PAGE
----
Brand Upon the Brain! ***1/2
Directed by Guy Maddin
Written by Guy Maddin and George Toles
Gretchen Krich as Mother
Sullivan Brown as Young Guy Maddin
Maya Lawson as Sis
Katherine E. Scharhon as Chance Hale/Wendy Hale
Todd Moore as Father
Andy Loviska as Savage Tom
Kellan Larson as Neddie
Cathleen O'Malley as Young Mother
95 Minutes(Not Rated-Nudity, Some Violence, Some Sex)
Now I have only seen once of Guy Maddin's feature films-"The Saddest Music in the World"-and a couple of his shorts as they were presented before features at the IFC Center in Manhattan. Not knowing much about his work over the last two decades, it is still quite clear to me that he is one of the most visionary and talented directors still working. Maddin goes beyond the realm of imagination and enters into works of complete ambition and love. Maddin actually cares for his work, which is why whenever he tries to do something new and original, it ends up not being pretentious. You can sense the labor that he goes into creating his pieces. And with "Brand Upon the Brain!" I was able to experience Maddin's vision to the extreme.
"Brand Upon the Brain!" is a new silent film-told 99.9% in black and white, complete with overly dramatic facial expressions, grainy film, and title cards. The only real thing that separates this from silent films of the era are the extreme cuts and edits, and the nudity. Other than that, this is just about the real deal. Maddin tells the story of Guy Maddin in twelve chapters. Maddin has been written a letter by his mother to paint the lighthouse that she owned when she was younger. Maddin had his childhood there, where strange things would happen constantly, and he has been instructed to paint the house white-probably just to cover up the awful things that happened to him. His mother raised orphans, and when he was not eating grim dinners with the family, he was living with his angry mother and his father who was always downstairs in the basement working on experiments. These experiments catch the eye of Chance and Wendy Hale, a duo of harp playing teen detectives that decide to solve the mystery at the lighthouse. And then there is an odd twist as Wendy dresses up like her brother Chance, and then Guy's sister falls in love with her thinking that she is a he, and there are strange experiments with the father, all turning into this one of a kind experience where the plot becomes a side note.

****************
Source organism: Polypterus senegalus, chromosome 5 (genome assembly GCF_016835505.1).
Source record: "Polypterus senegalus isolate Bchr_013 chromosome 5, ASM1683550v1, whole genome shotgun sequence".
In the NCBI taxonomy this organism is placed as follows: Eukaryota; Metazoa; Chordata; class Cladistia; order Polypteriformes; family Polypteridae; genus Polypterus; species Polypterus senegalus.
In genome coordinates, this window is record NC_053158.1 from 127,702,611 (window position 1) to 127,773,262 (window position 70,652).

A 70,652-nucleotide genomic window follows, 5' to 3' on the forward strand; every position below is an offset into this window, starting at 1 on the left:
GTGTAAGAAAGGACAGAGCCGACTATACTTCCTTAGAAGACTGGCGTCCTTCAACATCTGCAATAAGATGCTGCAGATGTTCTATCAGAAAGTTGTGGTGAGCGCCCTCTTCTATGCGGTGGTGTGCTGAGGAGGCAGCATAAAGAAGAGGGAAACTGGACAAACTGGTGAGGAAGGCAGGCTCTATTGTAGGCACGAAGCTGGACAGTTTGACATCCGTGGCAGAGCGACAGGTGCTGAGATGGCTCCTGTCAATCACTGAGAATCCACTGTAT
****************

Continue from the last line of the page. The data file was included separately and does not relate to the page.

Maddin is a very visual director, which is why the magic of this film comes from the images presented and not in the words written on the title cards. At times it is a little impossible to follow exactly what is happening in the plot, merely because so much is happening, but you can do your best. And it is a bit far-fetched, but it is the care and effort that Maddin clearly put into the work that makes it worthwhile. The version that it was presented to me was special, and not the way that many of you will be experiencing this. Being a silent film there was a fourteen piece orchestra, three Foley artists doing the sound effects(doors, waves, etc), and then there was a celebrity narrator reading through a microphone specific things that was written for the film. (My narrator was Tunde Adebimpe, whose work I am not familiar with at all.) To make matters even more awesome, the theatre that I went to was an old Yiddish theatre, and the screen was projected where the stage used to be, and I was sitting in a balcony seat. It was probably the perfect way to experience this one of a kind adventure.
I do admire how Maddin ends up telling his bizarre and nutty story through a silent film and not through a narrative, and I also admire how he told the story how he wanted to instead of trying to stick with the codes of that time period. The film has sex, it has breasts, it has lesbians, it has people eating the skin off others backs. The silent film was just a cool way to tell this story. And there is a constant act of feeling involved in the film, as Maddin uses an amount of cuts and edits constantly. I was always tempted to stop looking at the screen because I wanted to watch the musicians or the sound people doing their jobs, but whenever I did I felt like I was missing a crucial image on the screen. "Brand Upon the Brain!" does open this week with a prerecorded narrative and a score, but if it is possible in the next two days to catch the live event it will be well worth your while. This was quite an event, and it is probably more of a masterpiece in the way that it was presented to me. It makes you wonder what kind of nutty and original story Mr. Maddin will come up with next, and in what genius way he will present it. The film and the event are a must-see for any fan of silent film, or simply anything new and exciting-a welcome relief from the Hollywood bore, and more ambitious and exciting than any summer blockbuster.